Never exceed the maximum load rating stamped on the sidewall of your tire or the maximum vehicle load rating, whichever is less. The maximum vehicle load rating (GVWR) is found on the certification label on the driver’s door.



Driving on damaged tires is dangerous. A damaged tire can suddenly fail causing serious person injury or death. Have your tire regularly inspected by your retailer for damage.


  1. After striking anything unusual in the roadway, ask your to demount the tire and inspect it for damage. A tire may not have visible signs of damage on the tire surface. Yet, the tire may suddenly fail without warning a day, a week or even months later.
  2. Inspect your tire for cuts, cracks, splits or bruises in the tread and sidewall areas. Bumps or bulges may indicate a separation within the tire body. Have your tire inspected by a qualified tire service person. It may be necessary to have it removed from the wheel for a complete inspection.
  3. Inspect your tire for adequate tread depth. When the tire is warned to the built in indicator at 2/32nd inch (1.6 mile-meters) or less tread groove depth, or the tire cord or fabric is exposed. The tire is dangerously worn and must be replaced immediately.
  4. Inspect your tire for uneven wear. Wear on one side of the tread or flat spots in the tread may indicate a problem wit the tire or vehicle. Consult your retailer.
  5. Inspect your rims also. If you have a bent or crack rim, it must be replaced.



Driving on an improperly repaired tire is dangerous. An improper repair can cause further damage to the tire. It may suddenly fail, causing serious personal injury or death. To be safe, go to your retailer for proper tire repairs.


Before having a tire repaired, tell the retailer if you have used an aerosol fixer to inflate/seal the tire. Aerosol fixers could contain a highly volatile gas. Always remove the valve core outdoor, away from sources of excessive heat, flame or sparks and completely deflate the tire before removing it from the rim for repair.

  • Never repair a tire with less than 2/32nd inch (1.6 mile-meters) tread remaining. At this tread depth, the tire is worn out and must be replaced.
  • Never repair a tire with a puncture larger than ¼ inch (6.4 milemeters) in diameter. Such tires can not be properly repaired and must be replaced.
  • Repairs of all tires (radial and Non-radial) must be of the plug and inside patch type. Using plug alone on any type of tire is not safe repair.
  • Never repair a tire with any puncture or other damaged outside the tread area. Such tires can not be properly repaired and must be replaced.
  • Any tire repair done without removing the tire from the rim is improper
  • Tubes, like tires, should be repaired only by a qualified tire service person.
  • Never use tube as a substitute for a proper repair.


A tire’s speed rating is void if the tire is repaired, retreaded, damaged or abused or otherwise altered from its original condition. Thereafter, it should be treated as a non-speed-rated tire.


Some tires, especially “touring” or “performance” tires, bear a letter “speed rating” designation indicating the tire’s design speed capability. This speed rating system in intended to allow you to compare the speed capabilities of tire.

  1. Use the ranking in the following table to compare the speed ratings of all the tires and
  2. Follow the vehicle manufacture’s recommendations, if any, concerning the use of speed rating-tires. To avoid reducing the speed-rated tire only with another tire having replace a speed-rated tire only with another tire having at least the same speed rating. Remember it’s the “top speed” of the “slowest” tire on the car which cannot be exceeded without risk of tire failure.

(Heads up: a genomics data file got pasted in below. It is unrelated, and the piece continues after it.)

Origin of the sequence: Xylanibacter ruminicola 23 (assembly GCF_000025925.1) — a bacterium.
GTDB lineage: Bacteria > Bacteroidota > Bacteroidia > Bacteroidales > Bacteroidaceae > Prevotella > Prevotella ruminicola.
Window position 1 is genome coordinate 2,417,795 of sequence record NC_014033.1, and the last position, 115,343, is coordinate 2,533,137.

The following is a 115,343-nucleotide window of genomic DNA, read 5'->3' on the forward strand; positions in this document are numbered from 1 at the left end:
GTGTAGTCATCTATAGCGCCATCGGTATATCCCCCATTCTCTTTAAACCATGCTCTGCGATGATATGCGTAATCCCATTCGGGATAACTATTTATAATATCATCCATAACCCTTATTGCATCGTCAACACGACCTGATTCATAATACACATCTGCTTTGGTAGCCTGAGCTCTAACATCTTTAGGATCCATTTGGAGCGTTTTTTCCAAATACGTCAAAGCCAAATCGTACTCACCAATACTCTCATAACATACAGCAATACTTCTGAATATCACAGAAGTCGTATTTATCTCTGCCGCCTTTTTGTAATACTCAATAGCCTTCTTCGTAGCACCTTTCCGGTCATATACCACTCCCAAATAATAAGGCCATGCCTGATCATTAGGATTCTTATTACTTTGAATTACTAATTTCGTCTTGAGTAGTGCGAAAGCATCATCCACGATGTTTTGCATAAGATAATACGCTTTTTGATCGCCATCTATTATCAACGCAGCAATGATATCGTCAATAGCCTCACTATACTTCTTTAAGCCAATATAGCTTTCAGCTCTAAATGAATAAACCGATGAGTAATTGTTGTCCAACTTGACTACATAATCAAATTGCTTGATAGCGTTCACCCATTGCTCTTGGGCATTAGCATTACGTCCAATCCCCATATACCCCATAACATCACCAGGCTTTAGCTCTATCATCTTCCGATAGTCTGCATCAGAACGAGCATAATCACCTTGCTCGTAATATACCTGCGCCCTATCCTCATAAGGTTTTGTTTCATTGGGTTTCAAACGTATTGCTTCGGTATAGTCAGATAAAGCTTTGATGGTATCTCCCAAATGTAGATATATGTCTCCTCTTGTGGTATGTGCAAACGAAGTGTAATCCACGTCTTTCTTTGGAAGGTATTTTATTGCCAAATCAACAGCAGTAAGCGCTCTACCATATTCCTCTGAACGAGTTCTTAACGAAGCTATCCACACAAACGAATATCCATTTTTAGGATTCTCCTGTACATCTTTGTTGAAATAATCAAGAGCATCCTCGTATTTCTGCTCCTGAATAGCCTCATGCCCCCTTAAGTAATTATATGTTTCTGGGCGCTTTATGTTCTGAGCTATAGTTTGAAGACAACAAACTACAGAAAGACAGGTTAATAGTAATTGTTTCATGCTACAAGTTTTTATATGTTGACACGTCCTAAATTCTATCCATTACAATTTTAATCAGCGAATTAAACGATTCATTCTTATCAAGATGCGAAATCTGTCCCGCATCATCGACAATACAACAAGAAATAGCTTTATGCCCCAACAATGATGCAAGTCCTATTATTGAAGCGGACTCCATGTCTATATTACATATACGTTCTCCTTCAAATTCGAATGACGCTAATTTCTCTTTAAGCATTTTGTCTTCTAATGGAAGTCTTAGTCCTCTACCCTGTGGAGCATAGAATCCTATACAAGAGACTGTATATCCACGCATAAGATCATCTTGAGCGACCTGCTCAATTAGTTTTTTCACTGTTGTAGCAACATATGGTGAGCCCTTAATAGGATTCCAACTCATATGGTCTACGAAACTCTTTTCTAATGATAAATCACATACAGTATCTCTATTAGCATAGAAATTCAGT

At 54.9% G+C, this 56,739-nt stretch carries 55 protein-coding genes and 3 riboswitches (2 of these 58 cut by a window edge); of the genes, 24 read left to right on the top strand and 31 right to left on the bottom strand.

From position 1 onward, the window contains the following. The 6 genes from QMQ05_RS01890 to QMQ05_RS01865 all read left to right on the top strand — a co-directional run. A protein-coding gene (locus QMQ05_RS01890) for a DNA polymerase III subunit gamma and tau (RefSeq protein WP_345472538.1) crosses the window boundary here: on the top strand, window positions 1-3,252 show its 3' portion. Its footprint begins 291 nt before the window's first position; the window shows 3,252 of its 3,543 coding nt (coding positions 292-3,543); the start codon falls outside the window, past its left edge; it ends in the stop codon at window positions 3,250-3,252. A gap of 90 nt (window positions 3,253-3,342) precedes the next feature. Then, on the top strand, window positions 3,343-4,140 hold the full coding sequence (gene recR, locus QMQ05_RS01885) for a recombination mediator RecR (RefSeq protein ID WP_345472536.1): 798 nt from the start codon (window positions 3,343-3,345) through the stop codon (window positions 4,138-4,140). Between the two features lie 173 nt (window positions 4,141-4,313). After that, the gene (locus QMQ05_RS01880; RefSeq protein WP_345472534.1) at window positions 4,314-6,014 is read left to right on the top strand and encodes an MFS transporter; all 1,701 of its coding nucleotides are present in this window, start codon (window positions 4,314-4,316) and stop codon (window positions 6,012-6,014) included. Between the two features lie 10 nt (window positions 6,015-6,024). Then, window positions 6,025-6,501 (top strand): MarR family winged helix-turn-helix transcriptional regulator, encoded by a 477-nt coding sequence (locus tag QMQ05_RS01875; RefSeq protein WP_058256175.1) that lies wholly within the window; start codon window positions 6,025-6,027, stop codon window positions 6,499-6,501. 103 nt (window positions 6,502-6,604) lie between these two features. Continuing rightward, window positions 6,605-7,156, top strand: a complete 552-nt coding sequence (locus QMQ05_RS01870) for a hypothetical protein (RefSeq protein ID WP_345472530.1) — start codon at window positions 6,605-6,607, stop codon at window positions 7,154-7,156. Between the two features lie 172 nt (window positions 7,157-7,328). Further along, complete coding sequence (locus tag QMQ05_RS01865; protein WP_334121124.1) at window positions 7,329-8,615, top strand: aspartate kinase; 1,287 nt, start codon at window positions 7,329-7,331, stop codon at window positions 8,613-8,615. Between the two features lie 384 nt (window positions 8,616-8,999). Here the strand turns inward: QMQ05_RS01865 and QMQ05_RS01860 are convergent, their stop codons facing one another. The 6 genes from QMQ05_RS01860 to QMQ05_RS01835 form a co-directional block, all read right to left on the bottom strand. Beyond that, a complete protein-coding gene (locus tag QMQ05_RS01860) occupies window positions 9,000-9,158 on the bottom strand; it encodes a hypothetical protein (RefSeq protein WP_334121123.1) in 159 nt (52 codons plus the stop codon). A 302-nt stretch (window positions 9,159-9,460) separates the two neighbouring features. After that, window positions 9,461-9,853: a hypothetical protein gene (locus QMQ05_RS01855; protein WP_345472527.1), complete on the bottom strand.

The letter symbols and corresponding design speeds are as follows:

Speed-Rating-Symbols                  Speed Category

M                        Up to 81 mph (130 km /h)

Q                         Up to 99 mph (160 km /h)

S                         Up to 112 mph (180 km /h)

T                         Up to 118 mph (190 km /h)

U                         Up to 124 mph (200 km /h)

H                         Up to 130 mph (210 km /h)

V (with service description)          Up to 149 mph (240 km /h)

V (no service description)              Over 130 mph (210 km /h)

W                        Up to 168 mph (270 km /h)

Y                         Up to 186 mph (299 km /h)

Z (no service description)       Over 149 mph (240 km /h)

In laboratory tests that relate to highway speeds. Reminder: Actual tire speed and performance capability depends on factors such as inflation pressure, load, tire condition, wear and driving conditions.

Although no upper limit speed is specified here, the indicated tires nonetheless have limited rated speed capability. Call 1-800-356-4644 for a referral or more technical information.

Any tire with a speed capability above 149 mph (240 km /h) can, at the tire manufacture’s option, include a “ZR” in the size designation (p275/40ZR17). If a service description is not included, the tire manufacturer must be consulted for the maximum speed capability (p275/40ZR17 –speed capability is greater than 149mph) If a service description is included with the size description, the size capability is limited by the speed symbols in the service description, (example p275/40ZR17 93w= maximum speed 168mph)

These speed rating are based on laboratory tests under specific, controlled conditions. While these tests relate to performance on the road under those conditions, remember that the real-life driving is rarely identical to any test conditions. Your tire’s actual speed capability may be less than its rated speed, since it is affected by factors such ad inflation pressure, load, prior alteration or damage, driving conditions, alignment, wear, vehicle condition and the duration for which high speed is sustained.

A tire’s speed rating becomes void if the tire is repaired, retreaded, damaged or abused, or otherwise altered from its original condition. Thereafter it should be treated as a non-speed-rated tire.

The tire’s speed rating designation appears on the tire sidewall with the tire size. Examples:

P215/65R15 88H P225/50VR16 91V 185/70SR13

In these example the “H” “V” and “S” respectively are the speed ratings (“R” indicates that the each of the example tires sizes are radials). The “88H” and “91V” in the first two examples are called “service description.”